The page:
By Chris York
Some disabled people could be left £300 a month worse off under Universal Credit compared to the old benefits system, according to a damning new report.
Research by Citizens Advice has found the Government’s flagship welfare programme will be detrimental to those in a range of different circumstances, including:
- working disabled people on Universal Credit could be more than £300 per month worse off because they struggle to access the Work Allowance while in work
- working disabled people who do get the Work Allowance could be more than £200 per month worse off due to weaker support from the Work Allowance when compared to support for disabled workers in Tax Credits
- disabled people who can only do limited work have their benefit reduced after
working just 6 hours a week at the minimum wage if they have housing costs, rather than 16 hours a week in the previous system. This means somebody working 12 hours a week can be over £100 a month worse off
- people without a carer and unable to work who make a new Universal Credit claim can be £180 a month worse off because the Severe Disability Premium was removed.
One of those affected is Sam, who has a degenerative neurological condition which affects him in various ways, totally limiting the use of his dominant right arm, as well as causing instability and balance problems.
Under Job Seekers Allowance, Sam was eligible for Disability Living Allowance, Disability Premium and Severe Disability Premium as he was a disabled person living alone.
When he moved over to Universal Credit he found he was missing out on £97.85 per week.
He told HuffPost UK: “They kept telling me I would be so much better off under Universal Credit and that it would be easier to manage as it’s just one payment per month.
“They didn’t tell me that I’d be losing money, but I’ve lost hundreds of pounds per month. It gets to the point that I pay my bills and I have £100 left to live on for the whole month.”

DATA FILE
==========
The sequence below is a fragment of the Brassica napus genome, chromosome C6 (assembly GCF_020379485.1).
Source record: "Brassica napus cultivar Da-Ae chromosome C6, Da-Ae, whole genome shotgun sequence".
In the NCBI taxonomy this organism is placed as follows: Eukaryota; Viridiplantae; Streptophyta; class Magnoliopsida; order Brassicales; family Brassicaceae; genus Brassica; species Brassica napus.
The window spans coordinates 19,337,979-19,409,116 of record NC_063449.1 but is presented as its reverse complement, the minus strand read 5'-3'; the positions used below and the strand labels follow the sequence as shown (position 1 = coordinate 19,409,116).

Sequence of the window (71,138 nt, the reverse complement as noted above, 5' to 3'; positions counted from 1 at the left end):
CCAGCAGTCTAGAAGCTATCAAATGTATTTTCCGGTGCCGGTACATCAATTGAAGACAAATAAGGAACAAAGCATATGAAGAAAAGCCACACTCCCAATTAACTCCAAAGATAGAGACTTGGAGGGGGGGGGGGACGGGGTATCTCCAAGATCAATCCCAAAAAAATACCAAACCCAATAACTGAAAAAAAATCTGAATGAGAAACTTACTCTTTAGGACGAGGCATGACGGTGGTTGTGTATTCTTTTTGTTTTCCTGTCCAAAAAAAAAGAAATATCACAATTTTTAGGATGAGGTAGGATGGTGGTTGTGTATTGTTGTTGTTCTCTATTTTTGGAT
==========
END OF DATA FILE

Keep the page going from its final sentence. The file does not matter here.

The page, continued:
As well as the basics such as food and bills, the shortfall in money has affected his social life and, in turn, his mental wellbeing.
“I cant take part in birthday parties and things because I cant afford it. It gets me down that I can’t see my friends as much as I’d like,” he says.
Adding insult to injury, Sam told HuffPost UK of the outcome of a work capability assessment he was made to undergo to assess how much the limited use of his right hand affects him.
“In the initial work capability assessment they said I’ve got a left hand so use that instead. Because I’ve had this condition a long time I should be used to using it,” he said.
Universal Credit (UC) replaces six existing benefits – ESA, Income Support, income-based Jobseeker’s Allowance, Housing Benefit, Working Tax Credit and Child Tax Credit – with a single payment.
The rollout started with new recipients in pilot areas in 2013.
From July 2019, around two million people already receiving the old benefits will be moved on to UC in a “managed migration”, which is not due for completion until 2023.
Gillian Guy, chief executive of Citizens Advice, said: “Working disabled people need to prove they are unfit to work to get support meant for them. This goes against the government’s aim to support a million disabled people into work.
“Even when disabled people do get the support meant for them under Universal Credit, whether they are in work or not, they can be hundreds of pounds worse off a month than the previous system. This is money people desperately need to cover their bills.
“The government needs to address this and increase the financial support disabled people can receive under Universal Credit.”
A DWP spokesman said: “As Citizen’s Advice acknowledges, Universal Credit provides additional support including for disabled people. For those who can work, UC offers a tailored system of support that is seeing people moving into work faster and staying in work longer than compared to the old benefits system.
“We are spending over £50 billion a year to support disabled people and those with health conditions and this is set to rise every year of this Parliament.”